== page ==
12-21-2010, 02:51 PM
Originally Posted by apachiedragon    
Let's see, Dusty would have been about that same age when we moved out here and brought the horses too. It didn't take her very long to figure out that they were just to be left alone. Now she doesn't think twice about them.

Mine has never been an excessive barker. If I leave her outside and it gets dark, she will bark to come back inside, just once, then wait a few minutes, then once more. And she will still bark at squirrels once in a while, but as soon as I call her down, she's done. She never barks when she's inside.
Ok, that is good to know. I hope this one will catch on that quick...then again after owning a Chihuahua for 13 year, I'm sure anything will be improvement! Haha.

Maybe it's just the breed itself that is pretty quiet. Either way, a little bark is better than a lot.

Thank you for helping me out with my questions, I really do appreciate it.
    12-21-2010, 03:52 PM
ACDs are high energy dogs, so I'm guessing she would love to be at the barn with you "helping". They like to have a job, and they really like to run, run, run, and then run some more. They have tons of stamina.

They are however, herding dogs, bred to move cattle and some of them will chase horses. There's no telling if yours will until you get her out to meet them. If she does, it'll be hard to brake that habit, it's encoded in her DNA. Not impossible though.

I say give it a shot, she could be perfect for you. I've always loved herding dogs and the ACDs crack me up, they are such clowns.
    12-21-2010, 04:12 PM
Oh I love them ! They are such great, smart little dogs =] I wish I had one, but we live in a little apartment
    12-21-2010, 04:59 PM
The way they have always been explained to me (and I agree with it) is, Cattle dogs like a leader, but if you are not willing to be one they are more than willing to take over the job.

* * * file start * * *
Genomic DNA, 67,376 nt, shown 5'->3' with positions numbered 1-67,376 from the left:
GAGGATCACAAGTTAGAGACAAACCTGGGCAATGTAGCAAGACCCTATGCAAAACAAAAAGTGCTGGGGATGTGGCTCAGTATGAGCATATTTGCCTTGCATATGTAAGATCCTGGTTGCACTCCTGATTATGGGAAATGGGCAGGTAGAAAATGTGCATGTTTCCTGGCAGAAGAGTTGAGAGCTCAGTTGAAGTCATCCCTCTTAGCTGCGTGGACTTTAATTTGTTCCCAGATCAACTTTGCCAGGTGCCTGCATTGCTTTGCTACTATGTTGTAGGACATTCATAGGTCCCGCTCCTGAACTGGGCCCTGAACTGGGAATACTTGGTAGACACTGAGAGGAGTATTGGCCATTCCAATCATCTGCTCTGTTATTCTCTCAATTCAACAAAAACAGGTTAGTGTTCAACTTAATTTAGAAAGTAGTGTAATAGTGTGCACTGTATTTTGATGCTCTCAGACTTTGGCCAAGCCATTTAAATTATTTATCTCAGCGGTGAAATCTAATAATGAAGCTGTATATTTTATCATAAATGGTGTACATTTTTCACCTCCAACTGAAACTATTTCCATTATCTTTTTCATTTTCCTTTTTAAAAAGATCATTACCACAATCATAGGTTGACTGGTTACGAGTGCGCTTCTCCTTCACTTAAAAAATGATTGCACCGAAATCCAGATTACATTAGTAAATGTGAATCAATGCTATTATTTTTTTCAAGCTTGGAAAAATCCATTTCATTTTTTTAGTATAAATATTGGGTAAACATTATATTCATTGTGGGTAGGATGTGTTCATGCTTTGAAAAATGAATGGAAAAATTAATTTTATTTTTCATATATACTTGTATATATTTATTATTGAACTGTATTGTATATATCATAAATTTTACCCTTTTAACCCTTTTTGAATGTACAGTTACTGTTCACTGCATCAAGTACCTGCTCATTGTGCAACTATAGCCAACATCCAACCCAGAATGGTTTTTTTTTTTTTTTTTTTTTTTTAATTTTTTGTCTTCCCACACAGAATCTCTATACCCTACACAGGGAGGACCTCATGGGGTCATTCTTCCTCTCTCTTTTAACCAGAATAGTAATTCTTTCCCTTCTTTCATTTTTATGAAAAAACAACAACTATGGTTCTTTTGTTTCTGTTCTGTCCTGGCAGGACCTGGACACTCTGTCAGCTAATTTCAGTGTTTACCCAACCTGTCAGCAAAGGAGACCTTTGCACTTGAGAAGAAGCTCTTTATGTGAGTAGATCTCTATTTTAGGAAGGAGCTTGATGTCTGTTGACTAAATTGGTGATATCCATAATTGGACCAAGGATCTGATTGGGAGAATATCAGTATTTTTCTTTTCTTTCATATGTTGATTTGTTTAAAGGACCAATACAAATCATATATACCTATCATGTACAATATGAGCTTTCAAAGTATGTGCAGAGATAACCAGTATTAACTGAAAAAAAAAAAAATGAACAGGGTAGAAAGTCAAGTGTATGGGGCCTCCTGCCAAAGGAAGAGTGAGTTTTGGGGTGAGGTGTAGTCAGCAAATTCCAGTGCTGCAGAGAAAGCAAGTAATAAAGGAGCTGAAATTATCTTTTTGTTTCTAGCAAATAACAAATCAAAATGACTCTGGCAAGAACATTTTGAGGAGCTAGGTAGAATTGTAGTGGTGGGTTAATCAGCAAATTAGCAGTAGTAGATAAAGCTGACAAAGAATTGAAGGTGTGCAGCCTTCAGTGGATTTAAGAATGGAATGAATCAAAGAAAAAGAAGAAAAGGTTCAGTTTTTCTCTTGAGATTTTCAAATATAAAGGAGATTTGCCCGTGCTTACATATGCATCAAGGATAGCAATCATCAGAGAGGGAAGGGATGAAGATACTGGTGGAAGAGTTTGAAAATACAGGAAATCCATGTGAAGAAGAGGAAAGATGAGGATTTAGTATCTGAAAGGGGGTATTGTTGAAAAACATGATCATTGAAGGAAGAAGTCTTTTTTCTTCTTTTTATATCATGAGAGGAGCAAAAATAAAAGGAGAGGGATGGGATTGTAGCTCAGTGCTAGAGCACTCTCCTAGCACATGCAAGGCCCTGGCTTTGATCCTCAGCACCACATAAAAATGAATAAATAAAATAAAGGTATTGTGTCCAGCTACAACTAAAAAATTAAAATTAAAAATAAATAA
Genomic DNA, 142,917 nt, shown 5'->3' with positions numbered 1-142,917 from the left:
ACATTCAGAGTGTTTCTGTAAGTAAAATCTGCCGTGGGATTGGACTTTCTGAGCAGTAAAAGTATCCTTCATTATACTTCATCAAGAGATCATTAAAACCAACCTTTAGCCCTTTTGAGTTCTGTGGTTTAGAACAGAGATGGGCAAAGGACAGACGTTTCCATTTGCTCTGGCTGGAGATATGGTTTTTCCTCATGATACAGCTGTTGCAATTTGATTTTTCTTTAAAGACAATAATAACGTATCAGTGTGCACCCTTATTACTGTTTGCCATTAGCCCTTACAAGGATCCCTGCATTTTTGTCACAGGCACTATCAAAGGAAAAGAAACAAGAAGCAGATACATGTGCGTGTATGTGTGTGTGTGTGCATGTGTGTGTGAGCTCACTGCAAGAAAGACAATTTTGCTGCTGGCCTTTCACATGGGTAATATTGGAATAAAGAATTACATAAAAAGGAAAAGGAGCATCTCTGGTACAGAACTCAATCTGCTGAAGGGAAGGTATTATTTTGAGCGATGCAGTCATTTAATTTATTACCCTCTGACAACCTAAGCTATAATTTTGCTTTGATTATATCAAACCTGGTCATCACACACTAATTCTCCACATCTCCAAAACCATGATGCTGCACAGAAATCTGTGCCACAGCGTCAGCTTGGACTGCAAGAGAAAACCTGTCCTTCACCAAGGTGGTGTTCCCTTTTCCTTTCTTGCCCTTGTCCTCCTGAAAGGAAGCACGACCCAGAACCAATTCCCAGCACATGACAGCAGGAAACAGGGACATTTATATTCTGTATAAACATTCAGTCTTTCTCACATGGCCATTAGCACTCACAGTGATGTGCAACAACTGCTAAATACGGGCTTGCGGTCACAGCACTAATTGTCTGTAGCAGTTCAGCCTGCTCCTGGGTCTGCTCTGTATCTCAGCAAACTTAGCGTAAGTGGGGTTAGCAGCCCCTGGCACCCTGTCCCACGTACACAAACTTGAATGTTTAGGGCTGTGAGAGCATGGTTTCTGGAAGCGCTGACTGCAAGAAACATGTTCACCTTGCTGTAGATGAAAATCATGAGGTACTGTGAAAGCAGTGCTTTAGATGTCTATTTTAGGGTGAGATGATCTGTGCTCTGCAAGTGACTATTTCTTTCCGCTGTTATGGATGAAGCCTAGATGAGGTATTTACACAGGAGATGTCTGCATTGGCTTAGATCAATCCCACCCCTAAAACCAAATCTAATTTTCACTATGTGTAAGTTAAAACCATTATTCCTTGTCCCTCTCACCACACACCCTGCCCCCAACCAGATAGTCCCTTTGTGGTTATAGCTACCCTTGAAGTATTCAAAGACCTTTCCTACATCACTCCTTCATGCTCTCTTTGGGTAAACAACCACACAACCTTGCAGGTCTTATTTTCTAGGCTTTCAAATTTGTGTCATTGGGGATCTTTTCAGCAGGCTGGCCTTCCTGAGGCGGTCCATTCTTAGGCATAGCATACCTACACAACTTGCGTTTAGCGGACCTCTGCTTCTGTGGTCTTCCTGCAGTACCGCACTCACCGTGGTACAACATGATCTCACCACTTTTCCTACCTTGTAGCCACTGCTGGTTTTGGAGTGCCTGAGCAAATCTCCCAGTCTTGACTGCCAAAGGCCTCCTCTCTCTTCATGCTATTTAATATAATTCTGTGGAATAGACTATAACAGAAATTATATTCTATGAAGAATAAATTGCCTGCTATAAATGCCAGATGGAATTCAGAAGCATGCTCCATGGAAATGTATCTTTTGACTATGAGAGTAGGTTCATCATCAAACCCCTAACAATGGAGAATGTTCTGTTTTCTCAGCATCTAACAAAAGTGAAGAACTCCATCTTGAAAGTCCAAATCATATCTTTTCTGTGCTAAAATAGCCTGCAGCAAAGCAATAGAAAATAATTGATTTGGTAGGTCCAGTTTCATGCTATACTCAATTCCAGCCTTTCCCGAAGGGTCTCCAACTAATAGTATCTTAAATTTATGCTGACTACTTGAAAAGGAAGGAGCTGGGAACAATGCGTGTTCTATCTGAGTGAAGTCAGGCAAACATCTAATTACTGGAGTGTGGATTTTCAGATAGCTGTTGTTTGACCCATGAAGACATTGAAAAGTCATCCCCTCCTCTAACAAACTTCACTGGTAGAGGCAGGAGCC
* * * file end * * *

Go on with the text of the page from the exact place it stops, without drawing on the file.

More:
12-21-2010, 10:57 PM
We met her this afternoon!
Daisy has a wonderful personality! A bit hyper, which was expected. She has been around horses and doesn't really bother with them, and is scared of cattle!
She has a little habit of jumping up on people, which at one point her old family had stopped her from doing, but without constant re-enforcement, it went down the drain, working on that. She's super quiet, only whines when she sees a cat or a rabbit. She loves to chase them apparently, again, we will work with her on that.
Really pushy on the leash and tries to drag you around, but after an hour of walking around with her, was already getting better with it.

I am very thankful that my fiance has dog training experience, as she aims to please and loves you as long as she can be with you. I think "working" at PVF with us will be great for her.

We are picking her up on Thursday!

Here is a picture of the lovely girl.
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    12-21-2010, 11:11 PM
They are great farm dogs. I know someone who has two and is a BO. They are very high energy, as many people have stated, and often get fat and discontented as house dogs. Cattle dogs, in my experience, very much look to humans for direction unlike a standoffish breed like the Basenji. So training them as a breed normally goes smoothly. I hope yours does.

If she's not at a shelter, disregard this.
As for the jumping, is she currently at a shelter? If so, that could explain why she regressed. Shelter dogs are notorious for jumping on their cages in reaction to pretty much anything, especially a high energy breed like a cattle dog. They see someone walk by and are like "OMG."

If you are not interested in training advice, ignore this.
If she likes to chase things like cats or rabbits, maybe work on impulse control. Have her on a leash in front of a cat - not close, but close enough so that she can see. When she looks at the cat, then looks back at you (away from the cat), reward her immediately with a treat. It will (hopefully) get to point where she will enjoy looking away from the cat and also see looking away from it (not going after it) as a source of good things. This will also get her mind working rather than just reacting.